Classic example of people who think they know what their doing that in “reality” they really don’t know what they are doing. If there had been any loans or liens i.e. Judgements recorded prior to the lien that the sheriff sold this property under you all could have thrown your money away. I’m confident Bob didn’t get a prelim prior to him bidding and nowhere was there a mention of Jered doing an escrow or title insurance being issued. Sheriff sales in any state can be fraught with disasters for anybody particularly for people with little or no experience which it sounds like both of these people had. Earl Minnis

    • Jered Sturm

      Earl Minnis, thanks for the post. We did infact have our title company run title search prior to entering the deal and then issue a policy. If I had included every last detail of this transaction in this article it would have been a novel.

  2. Artie Mayhew

    Bought a house for cash at auction 4 mos ago but somehow the owner bank lost the title and instead of 5 days it took 8 weeks to close which meant I could’ve financed it but worse because they kept pushing the closing date I couldn’t retain my contractors I had lined up and have spent a huge amount of time this summer finding trades to finish my work – height of everyone’s busy season. I might be done in September instead of July. It’s been a good set of lessons as my financials have changed and I’m just glad it’s a small project.

  3. Earl minnis

    To Jerome and everybody else. Making these deals that most people talk about on this site seem easy, ordinary and with little risk is being deceptive and just plain wrong. Tell me the (good deed) that is being done by not telling people the ” whole story ” about these deals. Reading the article on the Sheriffs Sale I would think would motivate a bunch of people to start looking at those sales assuming what they pay at a Sheriffs sale is the total price. Far from the truth generally. So this type of portrayal of a Sheriffs Sale is not accurate generally and could cost somebody a bunch of money. Potentially their life savings. So your comment ” no good deed goes unpunished ” , which happens to be one of my favorites, is inaccurate here.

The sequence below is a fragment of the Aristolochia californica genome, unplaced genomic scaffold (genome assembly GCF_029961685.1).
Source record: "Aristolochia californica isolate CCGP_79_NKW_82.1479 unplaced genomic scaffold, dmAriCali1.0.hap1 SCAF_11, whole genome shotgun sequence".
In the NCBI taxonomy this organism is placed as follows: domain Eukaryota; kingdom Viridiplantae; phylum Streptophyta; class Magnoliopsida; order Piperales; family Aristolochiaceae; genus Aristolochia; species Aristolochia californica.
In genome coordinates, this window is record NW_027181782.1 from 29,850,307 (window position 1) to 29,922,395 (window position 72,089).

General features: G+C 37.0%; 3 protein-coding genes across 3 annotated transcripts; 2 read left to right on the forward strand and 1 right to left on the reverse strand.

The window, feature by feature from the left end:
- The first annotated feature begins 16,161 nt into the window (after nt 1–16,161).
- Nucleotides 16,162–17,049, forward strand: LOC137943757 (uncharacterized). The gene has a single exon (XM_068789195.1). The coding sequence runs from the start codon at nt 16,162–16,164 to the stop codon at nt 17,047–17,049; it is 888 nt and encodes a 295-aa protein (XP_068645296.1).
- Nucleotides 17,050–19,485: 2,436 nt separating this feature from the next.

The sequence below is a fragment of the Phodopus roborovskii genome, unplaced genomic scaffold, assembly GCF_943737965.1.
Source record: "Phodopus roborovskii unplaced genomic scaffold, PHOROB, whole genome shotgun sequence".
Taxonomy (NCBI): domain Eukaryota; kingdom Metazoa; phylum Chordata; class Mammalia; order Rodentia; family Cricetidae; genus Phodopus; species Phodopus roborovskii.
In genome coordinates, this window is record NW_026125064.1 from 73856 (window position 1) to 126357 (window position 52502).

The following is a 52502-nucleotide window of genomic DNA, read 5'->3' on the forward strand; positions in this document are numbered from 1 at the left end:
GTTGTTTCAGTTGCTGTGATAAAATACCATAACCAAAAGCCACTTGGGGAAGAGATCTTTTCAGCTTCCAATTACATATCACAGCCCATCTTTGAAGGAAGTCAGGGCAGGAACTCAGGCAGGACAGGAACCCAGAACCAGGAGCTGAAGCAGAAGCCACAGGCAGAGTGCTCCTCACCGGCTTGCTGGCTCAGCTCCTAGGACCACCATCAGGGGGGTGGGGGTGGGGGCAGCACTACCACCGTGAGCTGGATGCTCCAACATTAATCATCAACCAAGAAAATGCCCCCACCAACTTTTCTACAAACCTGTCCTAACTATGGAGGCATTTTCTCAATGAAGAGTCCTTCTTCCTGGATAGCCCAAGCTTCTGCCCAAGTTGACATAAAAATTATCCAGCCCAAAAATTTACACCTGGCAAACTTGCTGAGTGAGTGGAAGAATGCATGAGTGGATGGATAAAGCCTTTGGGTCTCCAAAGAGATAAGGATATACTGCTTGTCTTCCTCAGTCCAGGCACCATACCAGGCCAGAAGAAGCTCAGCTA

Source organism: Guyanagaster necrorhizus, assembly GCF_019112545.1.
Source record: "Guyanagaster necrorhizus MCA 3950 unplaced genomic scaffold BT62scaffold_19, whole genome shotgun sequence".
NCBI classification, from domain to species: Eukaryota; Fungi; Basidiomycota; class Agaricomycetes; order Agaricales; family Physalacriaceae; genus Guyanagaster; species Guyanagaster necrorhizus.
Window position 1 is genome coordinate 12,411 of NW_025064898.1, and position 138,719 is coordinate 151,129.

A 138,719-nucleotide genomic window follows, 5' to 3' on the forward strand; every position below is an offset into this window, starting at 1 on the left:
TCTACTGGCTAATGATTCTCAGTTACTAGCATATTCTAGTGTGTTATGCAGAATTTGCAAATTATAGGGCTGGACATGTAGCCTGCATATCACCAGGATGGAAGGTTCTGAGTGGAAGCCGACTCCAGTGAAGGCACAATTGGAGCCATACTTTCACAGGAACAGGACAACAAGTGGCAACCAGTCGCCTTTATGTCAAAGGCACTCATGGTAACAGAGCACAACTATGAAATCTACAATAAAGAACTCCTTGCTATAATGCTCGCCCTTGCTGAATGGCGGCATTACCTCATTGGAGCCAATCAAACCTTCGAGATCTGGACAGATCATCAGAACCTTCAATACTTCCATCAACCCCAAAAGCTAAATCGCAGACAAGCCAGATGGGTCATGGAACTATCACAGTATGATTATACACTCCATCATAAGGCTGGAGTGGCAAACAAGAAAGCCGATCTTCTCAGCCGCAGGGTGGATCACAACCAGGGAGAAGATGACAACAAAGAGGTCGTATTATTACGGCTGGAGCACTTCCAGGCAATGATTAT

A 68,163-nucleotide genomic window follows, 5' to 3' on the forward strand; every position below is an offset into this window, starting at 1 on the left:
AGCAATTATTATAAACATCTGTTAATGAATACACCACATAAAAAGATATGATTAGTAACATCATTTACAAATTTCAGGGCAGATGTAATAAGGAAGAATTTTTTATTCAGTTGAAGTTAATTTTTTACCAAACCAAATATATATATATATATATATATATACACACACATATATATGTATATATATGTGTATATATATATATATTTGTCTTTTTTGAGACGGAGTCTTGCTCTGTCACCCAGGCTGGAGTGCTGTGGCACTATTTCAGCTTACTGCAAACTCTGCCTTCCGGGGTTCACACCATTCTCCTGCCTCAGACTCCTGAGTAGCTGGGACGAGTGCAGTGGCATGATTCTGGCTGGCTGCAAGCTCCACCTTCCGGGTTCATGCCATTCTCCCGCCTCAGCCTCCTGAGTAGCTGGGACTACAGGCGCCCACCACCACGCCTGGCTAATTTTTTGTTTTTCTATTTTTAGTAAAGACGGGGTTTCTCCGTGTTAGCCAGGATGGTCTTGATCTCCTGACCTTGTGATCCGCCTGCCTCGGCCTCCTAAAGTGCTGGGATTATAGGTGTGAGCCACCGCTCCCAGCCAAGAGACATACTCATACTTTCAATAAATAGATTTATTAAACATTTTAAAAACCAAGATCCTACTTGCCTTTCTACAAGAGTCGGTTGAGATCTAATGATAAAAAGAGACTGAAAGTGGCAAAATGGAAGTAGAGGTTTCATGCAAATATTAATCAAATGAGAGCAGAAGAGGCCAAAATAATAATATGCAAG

There is so much misleading , ill advised,unrealistic, inaccurate and incomplete information being passed around on these posts it’s hard to believe. Again, I could go on and on. There is nothing easy about this business of buying and selling real estate. Another of my favorites is ” a fool and his money will soon be parted”. I guess you could add to that the uniformed, inexperienced, and uneducated.
    I speak from having bought well over 2,000 properties over 40 years and having lent 10’s of millions of my own funds on real estate (which I still currently do). Started with nothing.
    If somebody is going to talk about a deal, tell the whole entire story, not part of it and make it look easy and how much money you made. Take care, Earl Minnis

    • Jered Sturm

      Mr. Minnis,

      I was surprised to read your comments on here, after reading your comments on this and several other posts I thought how could he have taken an article titled “Even if you’re an expert investor catastrophe can still happen” as if I was trying to make the deal seeming easy, ordinary and with little risk. I was actually so intrigued I wanted to learn more about who you were.

      After looking at your profile / previous posts I realized critiquing investors who have been in real estate less time then yourself on their incompetence in writing blogs, and forums is something that you do more than just on this post. This is fine, and I’m sure your intentions are good. However I would suggest and alternative route. If you feel the articles, and writers of bigger pockets are doing a bad job, I would assume BP would love to have someone that has as much experience as yourself to show all of us “uniformed, inexperienced, and uneducated” how its done.

      Wishing you the best,

  4. Earl minnis